This entire album is frantically sharp and steeped in hollowed layers of tattered atmosphere. The French black metal duo present the four song ep Mescalyne with full electronic voracity of brightly distorted, melodic guitar hiss and meticulous drumming that often slips into a rhythmic dichotomy, enhancing a sense of depth. I would almost venture to say that this album is seemingly gray rather than black in it's tone. This album is far too taken care of, as an important representation of it's creator's art to be thought of as low-fi or cold recorded. Though it's feeling brings a chill, it doesn't remind me of damp viking crawl spaces, looming heavy moans. Mescalyne is reflective of the Gothic shadows of the ages and the intellectual horrors that emerge from progress, holy faith and validity. Or it sounds like broken glass has been inserted behind your eye sockets while waking up in a wind tunnel, which ever translation you prefer.

--Sean Dail

Get It Here

Friday, June 3, 2011

Harry Nillson - The Point! (RCA, 1971)

This is the town and these are people of Harry Nilsson's “The Point!” This album is the story of Oblio, a young man with no point. You see, the town in which Oblio lives, everyone has a point on the tops of their heads and everything in the town has a point; literally. So, the story is a classic tale of bridging differences as Oblio is banished to the pointless forest that surrounds the town due to his lack of having a point in order to ultimately find that everything has a point.

So to get to the point, American song writer Harry Nilsson creates a fantastic world of imagination that mirrors our own reality. In the mid to late sixties societal norms were starting to change and the point was to offer a perspective that allowed American culture to reflect on the functionality of individuals and their value they offer, no matter the differences. Anyone who is familiar with the voice of Nilsson knows the power and clarity of his use of melody and harmony rivaling the best of vocalists. And some say there has not been such a singer since. The entire album is a dreamy, smooth piano pop piece that is laden with strings and 60's orchestra sounds. As the good humor and contemplative feeling of reflection drifts up and down like a lullaby, Nilsson intermittently pops in with the narrative of the story.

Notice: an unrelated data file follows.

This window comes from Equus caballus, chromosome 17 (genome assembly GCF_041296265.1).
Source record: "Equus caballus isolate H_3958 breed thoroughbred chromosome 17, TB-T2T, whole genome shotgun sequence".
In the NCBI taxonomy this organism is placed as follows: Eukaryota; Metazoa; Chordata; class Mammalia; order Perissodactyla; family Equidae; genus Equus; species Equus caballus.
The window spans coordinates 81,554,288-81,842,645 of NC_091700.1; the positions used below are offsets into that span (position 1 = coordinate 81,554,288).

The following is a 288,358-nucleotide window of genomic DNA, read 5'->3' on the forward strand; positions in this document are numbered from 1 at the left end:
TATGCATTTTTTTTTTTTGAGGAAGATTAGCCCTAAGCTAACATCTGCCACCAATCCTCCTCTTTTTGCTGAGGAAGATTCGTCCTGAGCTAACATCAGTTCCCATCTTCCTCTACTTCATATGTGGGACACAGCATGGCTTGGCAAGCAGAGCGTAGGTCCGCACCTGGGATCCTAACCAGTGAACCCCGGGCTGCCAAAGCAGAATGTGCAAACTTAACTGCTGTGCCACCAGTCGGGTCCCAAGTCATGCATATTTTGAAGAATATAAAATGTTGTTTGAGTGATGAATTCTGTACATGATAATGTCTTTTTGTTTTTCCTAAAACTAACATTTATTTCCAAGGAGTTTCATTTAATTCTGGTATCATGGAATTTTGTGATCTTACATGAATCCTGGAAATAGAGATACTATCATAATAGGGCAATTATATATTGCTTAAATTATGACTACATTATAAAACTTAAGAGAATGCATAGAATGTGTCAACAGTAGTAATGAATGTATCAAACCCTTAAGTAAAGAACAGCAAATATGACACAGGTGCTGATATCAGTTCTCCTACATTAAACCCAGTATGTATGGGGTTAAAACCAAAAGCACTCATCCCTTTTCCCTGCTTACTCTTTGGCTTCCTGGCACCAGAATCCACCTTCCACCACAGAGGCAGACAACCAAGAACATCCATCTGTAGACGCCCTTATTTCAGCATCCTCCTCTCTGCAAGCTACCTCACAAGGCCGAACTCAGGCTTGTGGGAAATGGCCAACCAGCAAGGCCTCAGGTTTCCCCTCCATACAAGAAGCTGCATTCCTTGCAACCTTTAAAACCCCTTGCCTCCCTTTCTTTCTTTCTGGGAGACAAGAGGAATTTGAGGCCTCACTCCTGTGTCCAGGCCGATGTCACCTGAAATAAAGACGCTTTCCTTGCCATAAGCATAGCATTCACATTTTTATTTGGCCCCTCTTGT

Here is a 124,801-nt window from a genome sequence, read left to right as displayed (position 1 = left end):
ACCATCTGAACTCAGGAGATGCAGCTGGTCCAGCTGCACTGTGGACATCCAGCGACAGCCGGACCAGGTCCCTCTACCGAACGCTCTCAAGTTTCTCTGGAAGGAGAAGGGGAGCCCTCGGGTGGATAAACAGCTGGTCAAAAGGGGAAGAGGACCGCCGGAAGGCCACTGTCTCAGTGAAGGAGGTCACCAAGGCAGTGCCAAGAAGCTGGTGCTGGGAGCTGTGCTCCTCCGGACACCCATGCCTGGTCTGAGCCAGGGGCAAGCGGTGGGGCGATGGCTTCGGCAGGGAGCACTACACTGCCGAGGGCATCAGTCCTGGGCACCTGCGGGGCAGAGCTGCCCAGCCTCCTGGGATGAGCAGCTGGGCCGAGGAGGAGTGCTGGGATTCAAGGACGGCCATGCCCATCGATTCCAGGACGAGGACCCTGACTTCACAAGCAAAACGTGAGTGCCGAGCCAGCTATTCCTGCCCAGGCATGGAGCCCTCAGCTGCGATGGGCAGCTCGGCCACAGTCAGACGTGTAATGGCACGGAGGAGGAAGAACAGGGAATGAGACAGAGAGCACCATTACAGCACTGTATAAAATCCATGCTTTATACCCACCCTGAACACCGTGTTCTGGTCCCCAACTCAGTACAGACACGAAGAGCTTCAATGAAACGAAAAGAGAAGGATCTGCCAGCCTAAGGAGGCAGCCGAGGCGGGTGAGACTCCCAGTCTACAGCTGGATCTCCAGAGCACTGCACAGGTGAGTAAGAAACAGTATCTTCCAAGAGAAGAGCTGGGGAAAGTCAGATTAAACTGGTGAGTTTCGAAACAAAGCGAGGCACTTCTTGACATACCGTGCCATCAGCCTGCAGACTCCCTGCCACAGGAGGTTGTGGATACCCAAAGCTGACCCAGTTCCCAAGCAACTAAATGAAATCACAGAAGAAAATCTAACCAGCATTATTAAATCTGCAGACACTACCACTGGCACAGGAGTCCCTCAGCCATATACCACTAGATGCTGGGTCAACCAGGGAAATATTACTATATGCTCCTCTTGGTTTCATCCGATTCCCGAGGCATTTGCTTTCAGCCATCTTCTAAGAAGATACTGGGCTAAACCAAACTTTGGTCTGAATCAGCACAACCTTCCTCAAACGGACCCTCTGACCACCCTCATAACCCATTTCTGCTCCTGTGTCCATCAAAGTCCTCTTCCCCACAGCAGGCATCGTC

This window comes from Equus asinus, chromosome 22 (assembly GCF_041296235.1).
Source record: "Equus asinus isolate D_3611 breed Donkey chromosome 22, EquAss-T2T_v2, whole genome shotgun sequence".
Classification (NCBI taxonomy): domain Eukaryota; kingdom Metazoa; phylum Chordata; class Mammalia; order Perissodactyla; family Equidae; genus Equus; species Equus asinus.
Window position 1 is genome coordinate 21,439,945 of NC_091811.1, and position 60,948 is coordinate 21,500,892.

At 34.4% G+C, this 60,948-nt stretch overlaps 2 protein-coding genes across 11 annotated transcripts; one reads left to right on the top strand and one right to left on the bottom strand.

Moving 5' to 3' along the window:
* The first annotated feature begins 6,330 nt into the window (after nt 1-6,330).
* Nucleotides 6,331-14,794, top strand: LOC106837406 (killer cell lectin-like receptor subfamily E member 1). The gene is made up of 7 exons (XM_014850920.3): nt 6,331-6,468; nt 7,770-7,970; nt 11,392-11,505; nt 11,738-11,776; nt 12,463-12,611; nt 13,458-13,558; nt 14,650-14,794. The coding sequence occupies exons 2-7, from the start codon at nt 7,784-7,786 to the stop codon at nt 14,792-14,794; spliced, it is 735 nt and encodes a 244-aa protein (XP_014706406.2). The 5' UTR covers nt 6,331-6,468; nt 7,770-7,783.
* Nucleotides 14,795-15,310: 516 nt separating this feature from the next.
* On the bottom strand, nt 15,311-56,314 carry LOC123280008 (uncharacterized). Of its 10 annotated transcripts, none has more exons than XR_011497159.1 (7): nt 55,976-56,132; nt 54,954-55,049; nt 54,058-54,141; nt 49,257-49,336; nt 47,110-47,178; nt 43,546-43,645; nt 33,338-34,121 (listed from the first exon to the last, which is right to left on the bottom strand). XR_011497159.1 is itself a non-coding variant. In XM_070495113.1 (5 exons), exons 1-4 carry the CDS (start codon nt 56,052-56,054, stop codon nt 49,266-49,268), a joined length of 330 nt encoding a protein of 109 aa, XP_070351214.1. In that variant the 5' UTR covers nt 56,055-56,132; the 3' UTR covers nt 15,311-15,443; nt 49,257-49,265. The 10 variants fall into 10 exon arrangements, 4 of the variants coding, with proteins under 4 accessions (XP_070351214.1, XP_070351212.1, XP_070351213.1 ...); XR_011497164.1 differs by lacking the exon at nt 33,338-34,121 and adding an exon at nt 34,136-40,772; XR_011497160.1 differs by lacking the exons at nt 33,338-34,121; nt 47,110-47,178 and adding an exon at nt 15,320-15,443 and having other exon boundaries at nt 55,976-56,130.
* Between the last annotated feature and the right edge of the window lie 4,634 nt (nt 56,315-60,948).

“The Point!” was later made into a musical play and an animated film. The album has Nilsson providing the voices for all the characters involved, which gives a sense of old school story telling as if kids were sitting in a semi-circle around grandpa imitate and contort his voice to match the characters. And as the story seems a little elementary, the simple yet perfectly portrayed cast of characters combined with the angelic voice of Nilsson, deliver a well satisfying dose of comfort. Many have grown up listening to this album or watching the animated version during their childhood. I had only been turned on to this piece about four years ago and as an adult and first time listener, I was able to fully appreciate every narration and song on the album, thus having Harry Nilsson's “The Point!” still be a valid one.

--Sean Dail

Get The Point! Here